Peter Whelan

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Peter Whelan (3 October 1931 – 3 July 2014) was a British playwright.

Whelan was born and raised in Stoke-on-Trent, England. As a student (1951–55) Peter Whelan was an inspirational figure in the newly-formed Drama Society at the experimental University College of North Staffordshire, later Keele University. At Keele he met his wife Ffrangcon Price, who also excelled in drama as a student and in her later career.

His works includes seven plays for the Royal Shakespeare Company, most of which are period pieces based on real historical events. The first of these was Captain Swing in 1979. Another was The Herbal Bed, about a court case involving William Shakespeare's daughter. It was first produced at the RSC's The Other Place theatre, Stratford-upon-Avon, in 1996 and was revived at The Duchess Theatre from April to October 1997.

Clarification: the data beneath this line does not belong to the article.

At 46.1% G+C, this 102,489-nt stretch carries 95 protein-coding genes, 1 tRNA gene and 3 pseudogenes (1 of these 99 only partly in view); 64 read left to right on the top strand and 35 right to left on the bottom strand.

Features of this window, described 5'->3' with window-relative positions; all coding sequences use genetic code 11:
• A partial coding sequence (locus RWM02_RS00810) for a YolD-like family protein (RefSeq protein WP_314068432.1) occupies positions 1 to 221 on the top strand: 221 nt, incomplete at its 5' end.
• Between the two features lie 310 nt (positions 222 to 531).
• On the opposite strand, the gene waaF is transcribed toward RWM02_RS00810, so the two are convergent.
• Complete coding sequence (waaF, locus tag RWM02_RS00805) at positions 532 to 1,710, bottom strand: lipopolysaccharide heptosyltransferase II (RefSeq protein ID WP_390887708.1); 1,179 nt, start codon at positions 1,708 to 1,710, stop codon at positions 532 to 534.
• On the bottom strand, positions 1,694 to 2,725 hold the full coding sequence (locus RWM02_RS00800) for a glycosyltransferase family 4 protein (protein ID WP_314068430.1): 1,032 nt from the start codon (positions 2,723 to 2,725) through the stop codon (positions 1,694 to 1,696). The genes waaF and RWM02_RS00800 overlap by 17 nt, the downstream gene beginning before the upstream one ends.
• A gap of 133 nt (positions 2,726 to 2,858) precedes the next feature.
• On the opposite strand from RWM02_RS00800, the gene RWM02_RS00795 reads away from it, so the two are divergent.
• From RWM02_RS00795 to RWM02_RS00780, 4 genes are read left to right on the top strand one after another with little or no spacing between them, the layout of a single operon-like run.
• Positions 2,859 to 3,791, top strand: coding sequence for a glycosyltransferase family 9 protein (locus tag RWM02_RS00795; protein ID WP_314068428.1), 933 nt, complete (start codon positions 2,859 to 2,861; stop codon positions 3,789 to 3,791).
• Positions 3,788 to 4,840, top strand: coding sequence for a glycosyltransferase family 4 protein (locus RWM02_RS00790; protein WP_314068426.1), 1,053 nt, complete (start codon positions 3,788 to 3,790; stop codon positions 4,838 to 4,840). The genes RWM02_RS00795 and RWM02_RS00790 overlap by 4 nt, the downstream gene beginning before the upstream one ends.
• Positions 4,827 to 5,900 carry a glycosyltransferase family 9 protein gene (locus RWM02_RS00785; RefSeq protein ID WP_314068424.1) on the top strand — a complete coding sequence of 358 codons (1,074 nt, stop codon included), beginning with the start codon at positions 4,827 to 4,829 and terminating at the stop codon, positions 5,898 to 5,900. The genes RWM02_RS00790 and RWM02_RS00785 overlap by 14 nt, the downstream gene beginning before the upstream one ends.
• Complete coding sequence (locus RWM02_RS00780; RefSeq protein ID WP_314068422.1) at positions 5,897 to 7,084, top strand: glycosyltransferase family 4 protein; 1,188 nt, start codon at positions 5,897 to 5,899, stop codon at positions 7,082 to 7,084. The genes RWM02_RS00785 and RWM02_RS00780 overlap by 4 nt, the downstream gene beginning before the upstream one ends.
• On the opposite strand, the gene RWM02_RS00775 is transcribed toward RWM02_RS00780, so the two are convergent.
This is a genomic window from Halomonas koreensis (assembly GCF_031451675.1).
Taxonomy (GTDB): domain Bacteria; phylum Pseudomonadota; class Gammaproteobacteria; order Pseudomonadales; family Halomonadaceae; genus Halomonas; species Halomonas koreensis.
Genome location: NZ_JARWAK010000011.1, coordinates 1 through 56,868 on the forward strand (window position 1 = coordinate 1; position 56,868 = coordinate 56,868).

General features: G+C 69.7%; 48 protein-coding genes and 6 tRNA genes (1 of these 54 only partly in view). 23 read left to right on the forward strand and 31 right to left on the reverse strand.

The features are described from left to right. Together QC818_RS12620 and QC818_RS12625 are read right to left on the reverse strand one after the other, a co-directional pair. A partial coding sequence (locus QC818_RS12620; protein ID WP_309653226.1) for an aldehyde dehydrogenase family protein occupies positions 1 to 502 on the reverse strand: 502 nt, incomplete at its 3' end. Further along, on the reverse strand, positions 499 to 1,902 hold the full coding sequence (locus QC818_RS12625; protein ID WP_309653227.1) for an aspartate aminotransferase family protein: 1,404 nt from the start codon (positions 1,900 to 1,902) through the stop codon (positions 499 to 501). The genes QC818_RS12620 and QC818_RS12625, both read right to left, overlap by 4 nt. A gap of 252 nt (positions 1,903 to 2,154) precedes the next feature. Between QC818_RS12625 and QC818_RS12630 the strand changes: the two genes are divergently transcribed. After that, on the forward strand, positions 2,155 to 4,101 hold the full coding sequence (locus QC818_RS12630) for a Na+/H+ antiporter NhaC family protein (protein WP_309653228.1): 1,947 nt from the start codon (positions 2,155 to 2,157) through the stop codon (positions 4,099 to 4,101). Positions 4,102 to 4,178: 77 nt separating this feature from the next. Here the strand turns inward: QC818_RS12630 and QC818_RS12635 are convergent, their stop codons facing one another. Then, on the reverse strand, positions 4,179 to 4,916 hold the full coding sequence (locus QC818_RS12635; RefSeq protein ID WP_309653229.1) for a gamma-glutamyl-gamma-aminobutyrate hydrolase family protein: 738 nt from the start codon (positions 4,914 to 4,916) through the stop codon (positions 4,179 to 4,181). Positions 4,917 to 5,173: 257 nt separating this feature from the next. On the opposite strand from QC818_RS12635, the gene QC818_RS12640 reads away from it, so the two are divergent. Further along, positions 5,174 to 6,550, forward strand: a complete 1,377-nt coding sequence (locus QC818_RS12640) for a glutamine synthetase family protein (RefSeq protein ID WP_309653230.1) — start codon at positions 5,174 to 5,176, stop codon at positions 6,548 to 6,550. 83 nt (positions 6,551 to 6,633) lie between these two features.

In 2008, his play The School of Night, originally produced at The Other Place theatre, in November 1992,[1] made its U.S. debut at the Mark Taper Forum in Los Angeles. It fictionalizes the relationships between Shakespeare, Christopher Marlowe, Thomas Kyd and Sir Walter Raleigh as well as the events leading up to Marlowe's death.[2]

In January 2018, his play Sleepers in the Field will have its world premiere at The Questors Theatre, in Ealing, London.

Important papers of his are stored in the Borthwick Institute for Archives in the Library of the University of York.


  • Double Edge (1975) co-written with Leslie Darbon
  • Captain Swing (1979)
  • The Accrington Pals (1981)
  • Clay (1982)
  • A Cold Wind Blowing Up (1983) co-written with Leslie Darbon
  • World's Apart (1986)
  • The Bright and Bold Design (1991)
  • The School of Night (1992)
  • Shakespeare Country (1993)
  • The Tinder Box (1995)
  • The Divine Right (1996)
  • The Herbal Bed (1996)
  • Nativity (1997) co-written with Bill Alexander
  • Overture (1997)
  • A Russian in the Woods (2001)
  • The Earthly Paradise (2004)
  • Sleepers in the Field (2009)


  1. ^ Staff. "Archive catalogue". Shakespeare's Birthplace Trust. Archived from the original on 2012-10-27. Retrieved 2008-12-03.
  2. ^ Michael Coveney. "Peter Whelan obituary | Stage". The Guardian. Retrieved 2014-07-14.

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